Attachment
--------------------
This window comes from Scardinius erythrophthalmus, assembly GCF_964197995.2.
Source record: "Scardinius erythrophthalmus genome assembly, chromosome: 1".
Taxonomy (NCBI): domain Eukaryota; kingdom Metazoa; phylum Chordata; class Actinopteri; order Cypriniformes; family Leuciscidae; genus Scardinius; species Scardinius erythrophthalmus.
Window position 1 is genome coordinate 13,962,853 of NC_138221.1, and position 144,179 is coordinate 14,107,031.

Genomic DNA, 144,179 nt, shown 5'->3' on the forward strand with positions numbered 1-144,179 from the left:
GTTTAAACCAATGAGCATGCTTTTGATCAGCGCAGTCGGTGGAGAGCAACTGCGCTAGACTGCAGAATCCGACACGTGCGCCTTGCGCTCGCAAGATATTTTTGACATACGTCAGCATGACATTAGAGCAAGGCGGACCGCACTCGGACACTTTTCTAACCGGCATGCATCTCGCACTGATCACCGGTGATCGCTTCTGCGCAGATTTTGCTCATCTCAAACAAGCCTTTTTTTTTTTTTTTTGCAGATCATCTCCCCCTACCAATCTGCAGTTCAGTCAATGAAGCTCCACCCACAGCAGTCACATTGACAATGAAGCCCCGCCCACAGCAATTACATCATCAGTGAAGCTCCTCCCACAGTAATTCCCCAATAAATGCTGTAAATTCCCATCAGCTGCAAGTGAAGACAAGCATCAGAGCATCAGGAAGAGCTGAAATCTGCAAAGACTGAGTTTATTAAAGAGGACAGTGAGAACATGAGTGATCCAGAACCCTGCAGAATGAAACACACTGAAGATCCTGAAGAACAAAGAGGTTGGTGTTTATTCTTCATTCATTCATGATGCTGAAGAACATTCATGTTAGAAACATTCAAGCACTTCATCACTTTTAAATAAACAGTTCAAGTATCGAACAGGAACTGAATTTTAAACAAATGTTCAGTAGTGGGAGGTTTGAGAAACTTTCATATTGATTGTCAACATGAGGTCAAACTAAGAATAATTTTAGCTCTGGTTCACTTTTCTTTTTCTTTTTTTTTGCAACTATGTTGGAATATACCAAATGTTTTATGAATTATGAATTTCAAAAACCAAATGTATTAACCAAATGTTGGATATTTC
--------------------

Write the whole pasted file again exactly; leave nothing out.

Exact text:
This window comes from Scardinius erythrophthalmus, assembly GCF_964197995.2.
Source record: "Scardinius erythrophthalmus genome assembly, chromosome: 1".
Taxonomy (NCBI): domain Eukaryota; kingdom Metazoa; phylum Chordata; class Actinopteri; order Cypriniformes; family Leuciscidae; genus Scardinius; species Scardinius erythrophthalmus.
Window position 1 is genome coordinate 13,962,853 of NC_138221.1, and position 144,179 is coordinate 14,107,031.

Genomic DNA, 144,179 nt, shown 5'->3' on the forward strand with positions numbered 1-144,179 from the left:
GTTTAAACCAATGAGCATGCTTTTGATCAGCGCAGTCGGTGGAGAGCAACTGCGCTAGACTGCAGAATCCGACACGTGCGCCTTGCGCTCGCAAGATATTTTTGACATACGTCAGCATGACATTAGAGCAAGGCGGACCGCACTCGGACACTTTTCTAACCGGCATGCATCTCGCACTGATCACCGGTGATCGCTTCTGCGCAGATTTTGCTCATCTCAAACAAGCCTTTTTTTTTTTTTTTTGCAGATCATCTCCCCCTACCAATCTGCAGTTCAGTCAATGAAGCTCCACCCACAGCAGTCACATTGACAATGAAGCCCCGCCCACAGCAATTACATCATCAGTGAAGCTCCTCCCACAGTAATTCCCCAATAAATGCTGTAAATTCCCATCAGCTGCAAGTGAAGACAAGCATCAGAGCATCAGGAAGAGCTGAAATCTGCAAAGACTGAGTTTATTAAAGAGGACAGTGAGAACATGAGTGATCCAGAACCCTGCAGAATGAAACACACTGAAGATCCTGAAGAACAAAGAGGTTGGTGTTTATTCTTCATTCATTCATGATGCTGAAGAACATTCATGTTAGAAACATTCAAGCACTTCATCACTTTTAAATAAACAGTTCAAGTATCGAACAGGAACTGAATTTTAAACAAATGTTCAGTAGTGGGAGGTTTGAGAAACTTTCATATTGATTGTCAACATGAGGTCAAACTAAGAATAATTTTAGCTCTGGTTCACTTTTCTTTTTCTTTTTTTTTGCAACTATGTTGGAATATACCAAATGTTTTATGAATTATGAATTTCAAAAACCAAATGTATTAACCAAATGTTGGATATTTC